I see recipes for beer that include lemon juice but have no idea if that’s related to serving lemon alongside beer.

        1. Remember that a shandy–half lemonade, half beer–is a popular summertime drink in England. I quite like it. And I like the Mexican “michelada”, too: beer, tomato juice, and hot sauce

          1. The lemonade shandy used to be known as ‘the driver’s drink’ in the days before strict drink-drive laws came in.

            Half beer, half ginger beer is a pretty good shandy as well.

            Stay safe.

        2. Lager & Lime Juice was popular in Brit pubs in the 70s, but Brit draught lager back then was chemical swill & it wasn’t supercold the way crap beer & crap lager is supplied today, thus it tasted vile without the fruit juice addition. Another one was Lager & black current juice!

          Then for a brief time in the late ’90s to early ’00s Mexican pale lager, drank straight from the bottle, with slice of lime in the neck became the chic fad – it coincided with Brit wine bars [wine & spirits only so as not to compete with normal pubs] suddenly had permission to serve beer too. IMO this fad started in Brit business district wine bars among the lawyers & accountants & was reinforced by the budget airline, mass market, bucket shop holiday makers returning from their cheap-as-chips Spanish & Mexican holidays [particularly the annoying just-back-from-Ibiza-look-at-my-tan umicells]. The big brand was Corona & it was a real money spinner for the pubs & clubs – extraordinarily cheap to ship in from Mex & then just sell it for five or six times that price. A booze bonanza. Just about any adult liked an ice-cold Corona with lime slice because it smells of lime, it tastes of lime & it requires absolutely no imagination, judgement nor discernment to be on trend.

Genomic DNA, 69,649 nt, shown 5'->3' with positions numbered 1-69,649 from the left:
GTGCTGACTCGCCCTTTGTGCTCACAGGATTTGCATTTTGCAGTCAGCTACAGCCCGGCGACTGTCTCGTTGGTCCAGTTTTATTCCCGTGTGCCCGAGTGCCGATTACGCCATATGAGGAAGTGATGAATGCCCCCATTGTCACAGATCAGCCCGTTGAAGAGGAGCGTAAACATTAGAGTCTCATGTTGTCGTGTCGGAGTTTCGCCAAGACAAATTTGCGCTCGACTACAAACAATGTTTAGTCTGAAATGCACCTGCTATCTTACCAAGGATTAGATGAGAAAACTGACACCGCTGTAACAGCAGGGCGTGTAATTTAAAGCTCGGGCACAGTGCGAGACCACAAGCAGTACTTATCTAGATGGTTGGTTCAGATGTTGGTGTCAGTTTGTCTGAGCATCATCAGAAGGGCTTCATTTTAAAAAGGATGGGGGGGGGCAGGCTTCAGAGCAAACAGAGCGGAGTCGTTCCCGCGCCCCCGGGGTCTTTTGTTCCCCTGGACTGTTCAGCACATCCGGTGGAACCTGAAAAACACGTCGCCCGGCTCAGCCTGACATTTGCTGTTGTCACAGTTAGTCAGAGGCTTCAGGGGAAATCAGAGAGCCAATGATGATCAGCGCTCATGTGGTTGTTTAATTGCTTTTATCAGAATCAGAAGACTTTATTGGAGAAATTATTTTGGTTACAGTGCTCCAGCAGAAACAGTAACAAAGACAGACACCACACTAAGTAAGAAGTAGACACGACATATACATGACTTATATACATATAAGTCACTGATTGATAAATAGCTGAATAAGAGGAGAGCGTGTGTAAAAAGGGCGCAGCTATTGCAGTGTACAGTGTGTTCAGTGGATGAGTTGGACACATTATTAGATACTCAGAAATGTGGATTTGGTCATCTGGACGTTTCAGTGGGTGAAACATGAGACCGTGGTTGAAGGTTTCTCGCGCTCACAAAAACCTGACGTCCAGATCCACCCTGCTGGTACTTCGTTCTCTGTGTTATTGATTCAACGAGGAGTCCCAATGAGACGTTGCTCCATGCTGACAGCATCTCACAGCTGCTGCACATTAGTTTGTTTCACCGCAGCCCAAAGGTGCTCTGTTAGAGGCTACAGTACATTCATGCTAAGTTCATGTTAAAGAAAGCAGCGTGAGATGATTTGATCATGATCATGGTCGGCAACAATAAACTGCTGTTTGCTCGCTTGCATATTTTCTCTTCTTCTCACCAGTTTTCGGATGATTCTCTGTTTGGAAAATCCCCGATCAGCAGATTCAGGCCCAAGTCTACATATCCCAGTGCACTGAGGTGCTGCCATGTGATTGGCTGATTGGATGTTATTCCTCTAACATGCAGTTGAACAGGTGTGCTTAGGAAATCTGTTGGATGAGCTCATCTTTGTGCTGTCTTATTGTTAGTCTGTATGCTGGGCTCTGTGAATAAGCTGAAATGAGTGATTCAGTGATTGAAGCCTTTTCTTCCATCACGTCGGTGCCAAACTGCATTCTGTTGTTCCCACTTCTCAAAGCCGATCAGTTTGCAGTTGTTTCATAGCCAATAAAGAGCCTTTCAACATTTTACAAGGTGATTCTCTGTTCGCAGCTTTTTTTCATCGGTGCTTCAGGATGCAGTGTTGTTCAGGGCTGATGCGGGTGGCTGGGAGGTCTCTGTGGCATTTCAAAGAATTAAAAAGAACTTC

A lime slice is added to these bottles of CLEAR GLASS light lager because sunlight almost immediately destroys the healthy, desired aroma of hops. Once the hop smell is gone the lager smells disgustingly like a wet dog – a slice of lime covers up how nasty & cheap this lager turns in the open air.

  7. “…the legislature… was evacuated yesterday after protestors tried to force their way in.”

    Hey, just like home!

    1. Let me add that tuna prepared thusly is a seafood dish that can stand up to a red wine pairing.

      Never let us forget that, in From Russia With Love, it was his drinking red wine with fish that first alerted James Bond that the Englishman on the train was in fact a Soviet spy:

      1. Thank you for keeping us posted and please remain safe.

        I’m not much of a piscivore but the tuna looks wonderful. The best beef I’ve ever had was Argentinean served in a Lima, Peru restaurant. So very good, we selected it for dinner multiple times. And, although I’ve never had a Pisco Sour in Chile, I can vouch for the deliciousness of those served in Peru.

  8. I can never get enough of the food porn at WEIT. Very jealous, it all looks delicious as always.

    Personally I’d stay away from ‘pino merken’ given that ‘merkin’ means ‘pubic wig’. You can never be too careful. It might be the South American equivalent of bird’s nest soup.

  9. Fourth photo down, that is a Chilean national police riot truck, but the five guys in front of it with assault rifles [FAMAE IWI Galil ACE?] are a bit dodgy – reminds me of the fly-by-night para-military cops we had in the UK in the ’70s-’80s [the Irish ‘Troubles’ & the July ’81 city riots]. They are dressed in Chilean army kit, but only half of it & the guy on the right is too much of a podge for Chilean military street soldier.

    I noticed from yesterday’s photos & looking on the ‘net that most Chilean police have unit patches, name patch, chest cam, ‘walkie talkie’ & a pistol & baton only [plus gas canisters & the like]. If they are special police they have their acronym across their backs & are likely carrying an assault weapon.

    But these guys look like a police political snatch squad for rounding up leaders [one of them is carrying cable ties] – no arm patch IDs, lower half of faces are covered. Unidentifiable if things go tits up.

    1. Thank you PCC for the interesting and informative photos and comments while you are on this trip.

      Yet again I am impressed by the observation skills and background knowledge of the many readers of this site. Michael – you continue to amaze me with your assessment of the military in the above photo. How many would pick up on those clues?

  10. The Cono Sur Bicicleta carmenere is widely available in supermarkets in the UK. Very nice it is too; and very good value.

    1. The Reserva gets a “good” from Wine-Searcher.

      Average Price (ex-tax) $9 / 750ml
      Aggregated Critic Score 88/100
      Average User Rating 3.5 Stars – Good,
      21 ratings